All motorists in France have to carry a breathalyser kit in their car or face a fine, under new rules that came into effect on 1 July. Should the UK follow suit?
This new legislation doesn’t just affect the French - it applies to all drivers visiting the country for a holiday or even on a day trip.
So Brits travelling to France this summer stand forewarned – carry a breathalyser kit in your car or face a fine of 11 Euros (around £9).
French alcohol limit lower
Even more important is the fact that the legal alcohol limit for driving is less in France than in the UK.
In France, any motorists found with between 50mg and 80mg of alcohol in 100ml of blood can be fined 135 Euros (around £112).
Whereas, the legal limit for driving in the UK is 80mg of alcohol per 100ml of blood.
So motorists used to UK drink-drive limits need to be on guard when getting behind the wheel on the other side of the Channel.
The breathalyser kits in France cost between £1 and £2 and are available to purchase at ferry and tunnel terminals when crossing into the country.
The new law was introduced so drivers can make sure they are legal when they take to the road.
Should the UK follow suit?
Some motoring organisations have called for similar legislation to be introduced in the UK.
Research from roadside assistance firm Mondial Assistance UK, in March, found that 60 per cent of British motorists would welcome stricter regulation on the roads when it comes to drink driving.
"It is encouraging to see that such a high percentage of the motorists we surveyed would welcome an initiative in the UK similar to that enforced across France," said Lee Taylor at Mondial.
"Recent drink-drive statistics show in the past decade there has been almost a 60 per cent increase in the proportion of morning-after drink drive accidents in the UK.
"This clearly suggests people don’t fully recognise just how long it takes for their body to get rid of the alcohol in their system after a night out.
"By carrying breathalysers, drivers would be able to check if they are safe to drive in the morning, which in turn will have a positive impact on reducing road traffic incidents.”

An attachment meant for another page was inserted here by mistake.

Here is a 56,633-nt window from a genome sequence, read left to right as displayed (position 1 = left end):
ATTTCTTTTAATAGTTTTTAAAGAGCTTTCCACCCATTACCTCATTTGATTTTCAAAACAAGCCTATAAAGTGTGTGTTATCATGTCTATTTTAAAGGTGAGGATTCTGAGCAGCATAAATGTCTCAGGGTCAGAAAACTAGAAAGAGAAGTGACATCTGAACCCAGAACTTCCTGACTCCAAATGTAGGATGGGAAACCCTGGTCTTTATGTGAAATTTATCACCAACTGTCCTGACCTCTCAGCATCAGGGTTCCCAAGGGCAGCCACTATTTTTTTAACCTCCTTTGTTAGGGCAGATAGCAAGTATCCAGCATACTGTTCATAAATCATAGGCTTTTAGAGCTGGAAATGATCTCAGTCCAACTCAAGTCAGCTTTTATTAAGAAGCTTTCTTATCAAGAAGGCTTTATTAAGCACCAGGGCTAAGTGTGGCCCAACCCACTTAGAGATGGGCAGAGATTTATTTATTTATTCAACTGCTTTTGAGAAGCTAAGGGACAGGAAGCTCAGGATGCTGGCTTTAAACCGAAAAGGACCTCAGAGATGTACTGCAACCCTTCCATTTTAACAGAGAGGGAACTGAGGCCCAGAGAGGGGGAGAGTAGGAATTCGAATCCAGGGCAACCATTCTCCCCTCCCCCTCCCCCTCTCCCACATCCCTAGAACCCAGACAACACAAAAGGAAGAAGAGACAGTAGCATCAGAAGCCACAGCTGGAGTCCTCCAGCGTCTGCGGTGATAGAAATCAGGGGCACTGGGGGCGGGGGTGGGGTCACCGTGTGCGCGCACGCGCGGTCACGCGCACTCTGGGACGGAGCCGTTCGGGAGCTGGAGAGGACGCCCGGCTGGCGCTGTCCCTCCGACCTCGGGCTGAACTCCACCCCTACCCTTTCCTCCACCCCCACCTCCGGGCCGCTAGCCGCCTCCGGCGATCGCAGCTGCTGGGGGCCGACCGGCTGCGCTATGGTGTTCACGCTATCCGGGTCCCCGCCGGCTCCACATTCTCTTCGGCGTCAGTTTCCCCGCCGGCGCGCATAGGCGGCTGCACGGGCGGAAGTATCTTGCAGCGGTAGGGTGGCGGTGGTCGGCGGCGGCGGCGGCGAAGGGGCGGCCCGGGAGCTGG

False sense of security
But motor lawyer Jeanette Miller, senior partner at motoring law firm Geoffrey Miller Solicitors, said handheld breathalysers aren’t accurate and relying on one could give motorists a false sense of security.
"Breathalysers are used by the police as a trigger to take motorists to the police station," Miller said.
"Once there, police carry out far more sophisticated and stringent tests to measure your breath, blood or urine alcohol level.
"These secondary tests are known as 'evidential', which means they can be used in court.
"But a handheld breathalyser test isn’t evidential - and that's because they aren’t that accurate."
Miller added: "I travel to France often and I think it’s fair to say they have a much more cavalier attitude to drink driving there than we do in the UK.
"So I can understand why French authorities are using any method they can to crack down on drink driving. But in the UK, we’re much less likely to drink drive.
"That, together with the fact that handheld breathalysers aren’t accurate, means there's no need for motorists over here to carry them as a matter of course."
Driving laws abroad
Make sure you know the rules of the road when driving abroad. French officials have advised motorists to carry spare kits in their vehicles with them at all times.
Taylor says: "Time will tell if the UK does follow in the footsteps of our French counterparts."
But he adds that, in the meantime, it is crucial that drivers holidaying in Europe know the laws and regulations for the countries they are driving in.
"Rules can vary from one country to another so it is important that drivers take the time to understand them."
What do you think?
Should UK motorists have to carry breathalyser kits in their cars?
Better safe than sorry - is this a good way to crack down on drink driving, especially morning-after drink driving, which is easily done after a big night out? Or do you disagree?
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